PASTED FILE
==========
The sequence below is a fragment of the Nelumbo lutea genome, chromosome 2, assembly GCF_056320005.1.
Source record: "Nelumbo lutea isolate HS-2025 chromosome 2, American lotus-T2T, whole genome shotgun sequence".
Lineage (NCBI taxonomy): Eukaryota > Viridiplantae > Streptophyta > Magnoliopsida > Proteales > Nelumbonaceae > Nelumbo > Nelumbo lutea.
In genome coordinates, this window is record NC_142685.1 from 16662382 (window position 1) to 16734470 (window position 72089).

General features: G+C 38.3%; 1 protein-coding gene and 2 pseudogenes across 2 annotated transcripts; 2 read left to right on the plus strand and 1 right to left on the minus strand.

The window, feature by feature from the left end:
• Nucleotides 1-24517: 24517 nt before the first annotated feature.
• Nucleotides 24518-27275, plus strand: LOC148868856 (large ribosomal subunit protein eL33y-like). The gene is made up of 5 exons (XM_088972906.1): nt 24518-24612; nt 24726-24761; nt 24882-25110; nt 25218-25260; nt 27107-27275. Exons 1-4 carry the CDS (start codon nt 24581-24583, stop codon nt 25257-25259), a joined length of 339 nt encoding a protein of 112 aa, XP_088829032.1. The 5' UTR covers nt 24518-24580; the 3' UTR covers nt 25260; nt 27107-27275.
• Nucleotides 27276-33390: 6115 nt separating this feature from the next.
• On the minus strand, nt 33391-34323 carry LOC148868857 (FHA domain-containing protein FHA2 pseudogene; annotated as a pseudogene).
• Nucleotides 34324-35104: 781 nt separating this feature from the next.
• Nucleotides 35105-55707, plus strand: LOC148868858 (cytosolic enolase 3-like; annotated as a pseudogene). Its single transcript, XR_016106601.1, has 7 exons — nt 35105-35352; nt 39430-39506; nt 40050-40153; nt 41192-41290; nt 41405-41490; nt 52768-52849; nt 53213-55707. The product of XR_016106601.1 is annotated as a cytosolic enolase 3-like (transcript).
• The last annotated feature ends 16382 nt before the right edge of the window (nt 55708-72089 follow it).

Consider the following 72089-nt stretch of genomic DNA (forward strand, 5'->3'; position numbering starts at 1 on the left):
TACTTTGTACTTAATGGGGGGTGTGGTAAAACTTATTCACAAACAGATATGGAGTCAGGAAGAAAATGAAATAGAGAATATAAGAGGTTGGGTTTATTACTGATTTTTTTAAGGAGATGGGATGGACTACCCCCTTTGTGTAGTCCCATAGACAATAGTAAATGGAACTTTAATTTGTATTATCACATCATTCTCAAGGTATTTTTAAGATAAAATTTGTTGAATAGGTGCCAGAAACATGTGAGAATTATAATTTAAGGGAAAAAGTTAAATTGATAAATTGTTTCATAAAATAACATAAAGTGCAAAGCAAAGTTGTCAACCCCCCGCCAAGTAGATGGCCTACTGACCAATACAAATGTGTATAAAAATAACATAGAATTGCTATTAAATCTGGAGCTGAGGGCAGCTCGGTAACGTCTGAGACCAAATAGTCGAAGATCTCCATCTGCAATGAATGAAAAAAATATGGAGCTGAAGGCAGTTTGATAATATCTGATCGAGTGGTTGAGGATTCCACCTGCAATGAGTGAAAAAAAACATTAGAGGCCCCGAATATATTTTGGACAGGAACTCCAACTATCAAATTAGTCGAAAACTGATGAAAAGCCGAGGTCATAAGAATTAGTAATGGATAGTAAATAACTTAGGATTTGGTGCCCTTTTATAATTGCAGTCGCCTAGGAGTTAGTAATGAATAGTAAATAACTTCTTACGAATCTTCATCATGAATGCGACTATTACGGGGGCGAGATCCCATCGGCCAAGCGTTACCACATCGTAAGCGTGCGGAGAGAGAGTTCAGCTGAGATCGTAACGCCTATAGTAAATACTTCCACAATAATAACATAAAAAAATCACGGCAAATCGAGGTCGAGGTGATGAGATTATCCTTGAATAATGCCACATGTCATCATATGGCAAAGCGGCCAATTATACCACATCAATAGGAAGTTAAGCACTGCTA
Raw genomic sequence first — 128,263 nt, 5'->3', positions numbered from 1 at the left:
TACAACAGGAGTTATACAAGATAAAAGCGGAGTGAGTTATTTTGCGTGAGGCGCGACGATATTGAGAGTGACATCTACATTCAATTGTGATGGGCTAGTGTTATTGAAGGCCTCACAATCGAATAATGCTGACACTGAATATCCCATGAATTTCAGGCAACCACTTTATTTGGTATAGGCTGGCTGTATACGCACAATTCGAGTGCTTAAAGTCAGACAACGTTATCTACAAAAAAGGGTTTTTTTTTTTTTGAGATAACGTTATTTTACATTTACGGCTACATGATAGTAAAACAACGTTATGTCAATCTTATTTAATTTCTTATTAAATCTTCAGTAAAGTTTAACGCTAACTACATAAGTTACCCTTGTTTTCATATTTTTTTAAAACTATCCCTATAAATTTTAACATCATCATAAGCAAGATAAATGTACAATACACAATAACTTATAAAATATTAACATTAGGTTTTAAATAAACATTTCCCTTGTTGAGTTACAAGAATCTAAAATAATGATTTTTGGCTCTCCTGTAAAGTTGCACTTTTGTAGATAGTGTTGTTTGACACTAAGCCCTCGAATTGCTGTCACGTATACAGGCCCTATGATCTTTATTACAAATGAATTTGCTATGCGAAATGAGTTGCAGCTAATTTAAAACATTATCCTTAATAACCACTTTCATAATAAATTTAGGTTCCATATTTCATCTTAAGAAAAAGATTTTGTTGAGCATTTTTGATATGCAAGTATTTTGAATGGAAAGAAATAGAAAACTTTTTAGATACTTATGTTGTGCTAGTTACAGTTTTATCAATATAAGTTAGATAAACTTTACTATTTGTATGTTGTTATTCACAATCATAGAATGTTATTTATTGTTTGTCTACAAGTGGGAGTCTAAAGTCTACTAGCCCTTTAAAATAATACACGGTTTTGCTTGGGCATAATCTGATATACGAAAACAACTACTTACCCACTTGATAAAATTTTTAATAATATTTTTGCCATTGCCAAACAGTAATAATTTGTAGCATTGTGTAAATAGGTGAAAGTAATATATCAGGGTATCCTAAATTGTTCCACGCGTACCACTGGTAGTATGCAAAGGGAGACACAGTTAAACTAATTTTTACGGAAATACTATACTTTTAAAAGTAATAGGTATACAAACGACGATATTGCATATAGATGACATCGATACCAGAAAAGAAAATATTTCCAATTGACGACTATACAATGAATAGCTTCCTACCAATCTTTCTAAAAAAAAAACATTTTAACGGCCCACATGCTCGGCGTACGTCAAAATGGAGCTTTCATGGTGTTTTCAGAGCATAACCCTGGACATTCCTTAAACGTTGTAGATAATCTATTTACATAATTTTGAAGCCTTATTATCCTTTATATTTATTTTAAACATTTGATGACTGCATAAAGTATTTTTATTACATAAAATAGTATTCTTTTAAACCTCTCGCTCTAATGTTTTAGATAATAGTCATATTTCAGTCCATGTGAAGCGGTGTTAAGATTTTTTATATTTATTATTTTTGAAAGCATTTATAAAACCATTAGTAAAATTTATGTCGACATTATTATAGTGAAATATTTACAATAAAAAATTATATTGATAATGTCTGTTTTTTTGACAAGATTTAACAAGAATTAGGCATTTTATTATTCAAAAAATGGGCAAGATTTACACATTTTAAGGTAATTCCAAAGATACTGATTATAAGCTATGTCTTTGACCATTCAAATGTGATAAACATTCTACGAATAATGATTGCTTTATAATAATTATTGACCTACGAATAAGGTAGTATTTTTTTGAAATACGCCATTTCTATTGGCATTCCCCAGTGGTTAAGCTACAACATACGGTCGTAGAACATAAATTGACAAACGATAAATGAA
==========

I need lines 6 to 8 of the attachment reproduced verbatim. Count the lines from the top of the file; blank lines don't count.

The window, feature by feature from the left end:
• Nucleotides 1-24517: 24517 nt before the first annotated feature.
• Nucleotides 24518-27275, plus strand: LOC148868856 (large ribosomal subunit protein eL33y-like). The gene is made up of 5 exons (XM_088972906.1): nt 24518-24612; nt 24726-24761; nt 24882-25110; nt 25218-25260; nt 27107-27275. Exons 1-4 carry the CDS (start codon nt 24581-24583, stop codon nt 25257-25259), a joined length of 339 nt encoding a protein of 112 aa, XP_088829032.1. The 5' UTR covers nt 24518-24580; the 3' UTR covers nt 25260; nt 27107-27275.